A URL that’s written for search engines is keyword-rich, descriptive, and succinct.
Because URLs can also help search users (and search engines) better understand your page’s topic, place your keywords within the start of your URL.
Likewise, because the most effective permalink’s are short:
Make use of each character by removing stop words like and, it, in, of, how, and so on.
Also, when separating words in your URL, don’t use underscores. Rather, stick with hyphens.
6. Drive Search Users Further into Your Site with Helpful Links
Internal links make use of hyperlinks (the blue clickable text) to direct users from one page of your site to another relevant page.
The practice of internal linking establishes a better information hierarchy and contributes to better link equity (ranking power) flowing through your site.
For SEO best practices, add 2-3 internal links to relevant pages on your site.
Keyword-optimising your anchor text can also help Google understand the link’s content. But be wary of using too many exact match anchor texts as this can negatively impact SEO.
Now that keyword research is done, and you have a perfectly optimized page, it’s time to engage your target audience.
This means harnessing the power of SEO content.
Powering Up Your Content
If your content isn’t up to scratch, all of your optimization efforts will go to waste.
The recent Google BERT algorithm update solidifies the idea that every piece of content you write should serve a specific purpose.
Typically, SEO content is produced to:
- Educate and inform an audience
- Drive social engagement
- Generate leads
- Earn links
- Rank in the SERPs
These goals inform the type of content you produce.
When your goal is to earn links, for example, you’ll want to create content that’s easily linkable by other publications.
Content types like data-driven infographics and survey results are highly accessible and add fresh, data-driven value to a certain subject matter.
While these goals may crossover, it’s important that you focus on a single purpose. Having a goal in mind when writing SEO content will ensure content doesn’t underperform and resources aren’t being wasted.
Taking this approach to content writing will allow you to write to the best of your ability and ensures every piece of content you do write continues to drive success for your business.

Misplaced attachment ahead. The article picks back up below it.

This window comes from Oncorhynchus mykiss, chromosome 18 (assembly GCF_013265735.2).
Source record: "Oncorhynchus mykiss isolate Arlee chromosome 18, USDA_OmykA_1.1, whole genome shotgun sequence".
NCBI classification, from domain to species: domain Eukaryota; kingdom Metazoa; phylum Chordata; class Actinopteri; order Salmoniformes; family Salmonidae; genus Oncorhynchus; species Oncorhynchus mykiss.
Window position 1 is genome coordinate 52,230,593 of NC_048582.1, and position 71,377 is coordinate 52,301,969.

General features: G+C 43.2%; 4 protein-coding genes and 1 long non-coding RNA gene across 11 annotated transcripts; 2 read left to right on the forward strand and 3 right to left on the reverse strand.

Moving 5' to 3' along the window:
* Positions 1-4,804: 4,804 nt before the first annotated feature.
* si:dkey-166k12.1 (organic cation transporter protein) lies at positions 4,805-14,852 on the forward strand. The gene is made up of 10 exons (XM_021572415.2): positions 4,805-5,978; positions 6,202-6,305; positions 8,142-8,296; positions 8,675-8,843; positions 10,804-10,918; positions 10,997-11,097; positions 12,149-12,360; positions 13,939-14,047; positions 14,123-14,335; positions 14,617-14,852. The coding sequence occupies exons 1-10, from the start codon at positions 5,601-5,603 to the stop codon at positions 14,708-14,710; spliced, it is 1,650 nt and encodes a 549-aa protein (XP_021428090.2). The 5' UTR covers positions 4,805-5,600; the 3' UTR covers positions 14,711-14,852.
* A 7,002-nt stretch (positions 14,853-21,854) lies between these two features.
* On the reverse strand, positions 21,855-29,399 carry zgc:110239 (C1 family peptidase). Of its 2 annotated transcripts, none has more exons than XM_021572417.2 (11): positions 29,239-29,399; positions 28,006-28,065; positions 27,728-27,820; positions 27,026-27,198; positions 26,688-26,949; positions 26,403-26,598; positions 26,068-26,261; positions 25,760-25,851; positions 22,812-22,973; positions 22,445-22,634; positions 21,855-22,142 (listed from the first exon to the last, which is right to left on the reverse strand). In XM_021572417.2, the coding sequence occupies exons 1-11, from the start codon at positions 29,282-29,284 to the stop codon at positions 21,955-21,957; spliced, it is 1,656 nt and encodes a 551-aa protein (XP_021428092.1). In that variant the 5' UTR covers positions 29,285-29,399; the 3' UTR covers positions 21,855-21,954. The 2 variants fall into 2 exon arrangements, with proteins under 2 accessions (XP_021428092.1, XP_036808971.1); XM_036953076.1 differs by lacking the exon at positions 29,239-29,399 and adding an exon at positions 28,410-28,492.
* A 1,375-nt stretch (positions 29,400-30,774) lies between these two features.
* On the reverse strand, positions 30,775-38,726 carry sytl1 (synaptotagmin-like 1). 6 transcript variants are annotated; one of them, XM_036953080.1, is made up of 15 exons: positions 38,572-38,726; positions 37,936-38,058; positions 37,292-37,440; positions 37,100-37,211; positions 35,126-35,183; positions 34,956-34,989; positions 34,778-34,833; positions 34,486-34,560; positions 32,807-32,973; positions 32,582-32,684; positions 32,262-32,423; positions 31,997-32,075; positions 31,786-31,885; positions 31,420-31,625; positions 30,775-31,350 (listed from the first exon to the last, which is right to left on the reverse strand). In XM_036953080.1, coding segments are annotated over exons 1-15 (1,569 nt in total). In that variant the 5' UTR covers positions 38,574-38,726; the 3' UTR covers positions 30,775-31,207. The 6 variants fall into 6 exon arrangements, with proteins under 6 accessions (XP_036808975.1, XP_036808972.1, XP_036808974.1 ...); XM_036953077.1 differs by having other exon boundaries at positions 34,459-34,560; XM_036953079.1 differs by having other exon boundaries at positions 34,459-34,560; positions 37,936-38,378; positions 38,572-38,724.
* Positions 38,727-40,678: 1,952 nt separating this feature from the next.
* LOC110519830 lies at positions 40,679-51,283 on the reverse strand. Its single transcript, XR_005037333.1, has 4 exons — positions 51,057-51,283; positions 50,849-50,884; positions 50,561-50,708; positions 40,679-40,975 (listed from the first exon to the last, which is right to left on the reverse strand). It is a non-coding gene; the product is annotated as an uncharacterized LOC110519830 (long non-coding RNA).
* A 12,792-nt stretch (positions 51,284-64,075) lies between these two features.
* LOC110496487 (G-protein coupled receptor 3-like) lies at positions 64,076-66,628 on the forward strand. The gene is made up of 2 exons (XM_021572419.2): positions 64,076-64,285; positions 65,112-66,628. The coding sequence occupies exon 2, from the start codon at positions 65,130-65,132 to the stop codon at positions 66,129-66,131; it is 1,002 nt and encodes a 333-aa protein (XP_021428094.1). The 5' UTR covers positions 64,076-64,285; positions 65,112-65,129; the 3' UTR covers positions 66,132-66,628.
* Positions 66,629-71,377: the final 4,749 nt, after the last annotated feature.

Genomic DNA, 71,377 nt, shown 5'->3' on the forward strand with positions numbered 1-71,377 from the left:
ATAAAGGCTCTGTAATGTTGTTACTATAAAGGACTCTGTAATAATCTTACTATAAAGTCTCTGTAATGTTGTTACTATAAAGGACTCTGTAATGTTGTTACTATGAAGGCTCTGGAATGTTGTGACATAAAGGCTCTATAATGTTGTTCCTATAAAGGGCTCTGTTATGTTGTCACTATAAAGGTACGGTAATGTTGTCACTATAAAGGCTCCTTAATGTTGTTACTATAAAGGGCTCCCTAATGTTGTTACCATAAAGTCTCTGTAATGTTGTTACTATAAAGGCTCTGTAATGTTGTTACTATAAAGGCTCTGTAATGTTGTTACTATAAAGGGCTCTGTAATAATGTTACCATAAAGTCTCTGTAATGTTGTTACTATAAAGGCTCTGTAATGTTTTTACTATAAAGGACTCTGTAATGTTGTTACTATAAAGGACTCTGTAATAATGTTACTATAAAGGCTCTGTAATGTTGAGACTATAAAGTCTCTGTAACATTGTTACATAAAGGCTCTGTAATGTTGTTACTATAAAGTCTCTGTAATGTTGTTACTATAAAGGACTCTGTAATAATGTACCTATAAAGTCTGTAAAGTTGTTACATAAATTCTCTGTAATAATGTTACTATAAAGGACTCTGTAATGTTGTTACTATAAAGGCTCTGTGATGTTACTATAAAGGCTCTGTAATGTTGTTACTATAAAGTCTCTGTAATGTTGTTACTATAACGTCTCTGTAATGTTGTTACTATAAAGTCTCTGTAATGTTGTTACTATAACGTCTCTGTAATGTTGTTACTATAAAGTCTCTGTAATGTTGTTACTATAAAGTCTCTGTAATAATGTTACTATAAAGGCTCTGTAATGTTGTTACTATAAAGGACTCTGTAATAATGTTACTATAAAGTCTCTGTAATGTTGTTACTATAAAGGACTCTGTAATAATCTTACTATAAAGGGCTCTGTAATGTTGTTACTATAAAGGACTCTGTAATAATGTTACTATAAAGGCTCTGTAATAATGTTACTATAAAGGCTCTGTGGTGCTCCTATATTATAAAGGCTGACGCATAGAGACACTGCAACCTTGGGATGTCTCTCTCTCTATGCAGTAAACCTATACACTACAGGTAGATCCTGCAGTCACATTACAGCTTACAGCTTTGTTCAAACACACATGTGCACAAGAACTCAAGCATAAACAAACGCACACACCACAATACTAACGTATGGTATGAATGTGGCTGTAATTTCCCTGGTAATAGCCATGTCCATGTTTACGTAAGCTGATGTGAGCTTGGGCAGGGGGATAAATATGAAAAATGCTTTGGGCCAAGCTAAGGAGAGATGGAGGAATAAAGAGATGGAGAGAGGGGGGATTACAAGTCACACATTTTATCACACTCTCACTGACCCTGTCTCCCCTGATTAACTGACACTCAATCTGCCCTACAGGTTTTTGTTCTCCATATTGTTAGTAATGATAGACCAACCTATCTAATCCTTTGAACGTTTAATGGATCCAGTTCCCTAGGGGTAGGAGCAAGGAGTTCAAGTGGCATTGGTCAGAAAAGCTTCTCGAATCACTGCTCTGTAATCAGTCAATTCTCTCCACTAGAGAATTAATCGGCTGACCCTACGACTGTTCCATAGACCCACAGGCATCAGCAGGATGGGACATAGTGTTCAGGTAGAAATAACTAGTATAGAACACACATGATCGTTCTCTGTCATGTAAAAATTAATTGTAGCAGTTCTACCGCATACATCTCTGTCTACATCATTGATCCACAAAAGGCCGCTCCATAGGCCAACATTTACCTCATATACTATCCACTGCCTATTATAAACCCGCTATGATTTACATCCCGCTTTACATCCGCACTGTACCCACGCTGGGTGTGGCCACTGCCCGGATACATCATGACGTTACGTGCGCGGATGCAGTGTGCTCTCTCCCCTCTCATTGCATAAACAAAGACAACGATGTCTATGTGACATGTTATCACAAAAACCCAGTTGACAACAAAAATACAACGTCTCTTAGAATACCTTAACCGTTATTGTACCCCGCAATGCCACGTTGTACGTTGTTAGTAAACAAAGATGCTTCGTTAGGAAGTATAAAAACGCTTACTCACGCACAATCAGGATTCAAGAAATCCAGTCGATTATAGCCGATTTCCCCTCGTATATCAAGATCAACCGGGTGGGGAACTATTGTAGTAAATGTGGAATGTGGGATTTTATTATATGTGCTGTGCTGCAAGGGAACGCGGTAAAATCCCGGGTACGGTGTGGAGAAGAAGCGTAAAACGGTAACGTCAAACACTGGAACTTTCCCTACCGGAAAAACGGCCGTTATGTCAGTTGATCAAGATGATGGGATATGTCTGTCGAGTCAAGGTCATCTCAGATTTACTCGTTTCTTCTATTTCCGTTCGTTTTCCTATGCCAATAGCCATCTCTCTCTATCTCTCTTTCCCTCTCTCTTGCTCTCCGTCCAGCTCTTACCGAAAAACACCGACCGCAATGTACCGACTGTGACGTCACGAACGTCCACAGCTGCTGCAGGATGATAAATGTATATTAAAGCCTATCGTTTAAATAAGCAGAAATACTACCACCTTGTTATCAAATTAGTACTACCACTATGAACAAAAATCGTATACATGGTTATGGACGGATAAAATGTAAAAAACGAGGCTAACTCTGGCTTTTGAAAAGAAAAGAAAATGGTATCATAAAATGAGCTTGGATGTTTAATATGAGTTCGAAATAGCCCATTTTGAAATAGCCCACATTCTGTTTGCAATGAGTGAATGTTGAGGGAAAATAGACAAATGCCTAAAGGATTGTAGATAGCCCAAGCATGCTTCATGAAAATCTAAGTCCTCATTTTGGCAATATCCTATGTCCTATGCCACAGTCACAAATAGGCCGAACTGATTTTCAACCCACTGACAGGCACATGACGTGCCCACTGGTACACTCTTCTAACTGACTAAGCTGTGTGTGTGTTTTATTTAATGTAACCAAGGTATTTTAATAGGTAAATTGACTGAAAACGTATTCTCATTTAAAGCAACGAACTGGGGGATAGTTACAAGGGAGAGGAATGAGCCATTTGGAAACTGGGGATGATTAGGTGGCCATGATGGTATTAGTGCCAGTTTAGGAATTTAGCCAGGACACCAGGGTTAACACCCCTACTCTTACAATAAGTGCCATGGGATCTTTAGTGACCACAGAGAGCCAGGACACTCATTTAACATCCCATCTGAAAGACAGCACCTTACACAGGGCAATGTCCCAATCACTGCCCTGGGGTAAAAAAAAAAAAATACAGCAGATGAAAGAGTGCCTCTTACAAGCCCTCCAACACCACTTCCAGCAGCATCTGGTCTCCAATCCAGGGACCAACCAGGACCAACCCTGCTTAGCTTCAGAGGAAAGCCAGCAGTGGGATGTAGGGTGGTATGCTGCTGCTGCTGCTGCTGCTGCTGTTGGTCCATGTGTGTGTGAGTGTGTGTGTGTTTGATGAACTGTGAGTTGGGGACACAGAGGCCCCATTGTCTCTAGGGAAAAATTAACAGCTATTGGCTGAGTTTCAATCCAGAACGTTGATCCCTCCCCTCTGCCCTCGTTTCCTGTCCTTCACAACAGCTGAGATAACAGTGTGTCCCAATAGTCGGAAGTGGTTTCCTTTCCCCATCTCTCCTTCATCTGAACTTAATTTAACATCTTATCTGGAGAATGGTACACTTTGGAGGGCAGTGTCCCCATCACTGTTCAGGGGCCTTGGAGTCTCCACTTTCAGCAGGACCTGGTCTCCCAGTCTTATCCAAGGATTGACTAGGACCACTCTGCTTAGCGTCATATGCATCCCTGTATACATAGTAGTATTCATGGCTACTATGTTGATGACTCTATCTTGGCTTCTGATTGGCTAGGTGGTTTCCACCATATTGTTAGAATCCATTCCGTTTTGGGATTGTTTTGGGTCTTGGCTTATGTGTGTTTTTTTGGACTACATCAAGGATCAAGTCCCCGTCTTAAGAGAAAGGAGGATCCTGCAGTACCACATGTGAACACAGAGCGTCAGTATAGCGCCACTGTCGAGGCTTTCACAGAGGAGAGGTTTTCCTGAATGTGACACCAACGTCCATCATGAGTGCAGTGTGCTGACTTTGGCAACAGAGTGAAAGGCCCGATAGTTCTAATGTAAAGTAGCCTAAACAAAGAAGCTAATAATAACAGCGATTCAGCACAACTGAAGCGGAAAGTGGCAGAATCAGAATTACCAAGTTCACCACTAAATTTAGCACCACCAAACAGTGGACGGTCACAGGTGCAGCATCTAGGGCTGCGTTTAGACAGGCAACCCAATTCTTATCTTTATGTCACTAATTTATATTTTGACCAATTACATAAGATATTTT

After you’ve established the goal of your content, here’s a proven SEO content framework you can follow to ensure your content stands out and converts readers into leads.
1. Write an Irresistible Intro
Readers today are highly distracted.
Even if you convince a searcher to visit your page with an attention-grabbing headline, if you don’t hook that visitor within the first few sentences, they’ll hit that back button without thinking twice.
When it’s exciting and impactful, readers are compelled deeper into your content.
So how do you write a magnetic intro that turns a browser into a reader?
- Open with a question. Asking a reader a question that they simply can’t help but answer creates an engaged reader.
- Share an interesting fact. Citing a persuasive statistic adds credible detail to your content.
- Open with an anecdote or quote. Starting with an anecdote is your chance to be personal. A relevant quote from a well-known author increases the reader’s trust.
- Engage the imagination. Encourage active engagement by using visual words like “picture this” or “imagine.”
- Lead with a success story. A personal success story is a great way to inspire your readers and can intensify the reader’s curiosity.
- Make a promise. Intrigue your reader with a compelling promise to their problem.
2. Include Your Main Keyword in the First Paragraph
Because this is SEO content, keywords matter.
And where your keywords are placed throughout your content matters even more.
I recommend you use your target keyword(s) in the first paragraph of your content. Ideally, within the first 100 words.
Just as we did here for this post targeting the keyword “SEO humor“
Putting your main keyword in the first 100 words of your content gives it “Keyword Prominence.”
But, a word of warning: don’t force your target keyword into the opening paragraph.
Avoid trying to thrust your target keyword(s) into your content X number of times too.
Rather, think keywords first.
This will allow you to naturally use your primary keyword within your content.
Add Related Keywords
If you’ve been taking action on my advice you did keyword research before you started writing.
You should already have a list that includes your focus keyword as well as semantic and related keywords.
Latent Semantic Index (LSI) keywords are used to help search engines better understand the context of your content in a predictable pattern.
For example, if you wrote a blog post on “Apple,” you could be writing about two different topics: the fruit or the tech company.
Google determines which meaning of “Apple” is most relevant for your page by analysing LSI keywords in your content.
So if it found words like “fruit salad,” “orchard tree,” or “juice” it would know to associate your page with apple, the fruit.
Inserting semantic and related keywords like this in your content will avoid you running the risk of keyword stuffing.
It will also help you demonstrate relevance on a particular topic so Google ranks you better in relevant searches for a variety of keyword variations.
So how do you find semantic keyword terms?
Simply enter your target keyword and you will receive a generated list of LSI keywords associated with that term.
There are also Google search results. Input your target keyword in the search box and scroll down to the bottom of the SERP.
The “Searches related to…” will give you a clue as to what other relatable keywords users are searching for.
Once you have your list of semantic-related keywords, sprinkle them naturally throughout your content.
Focus on Readability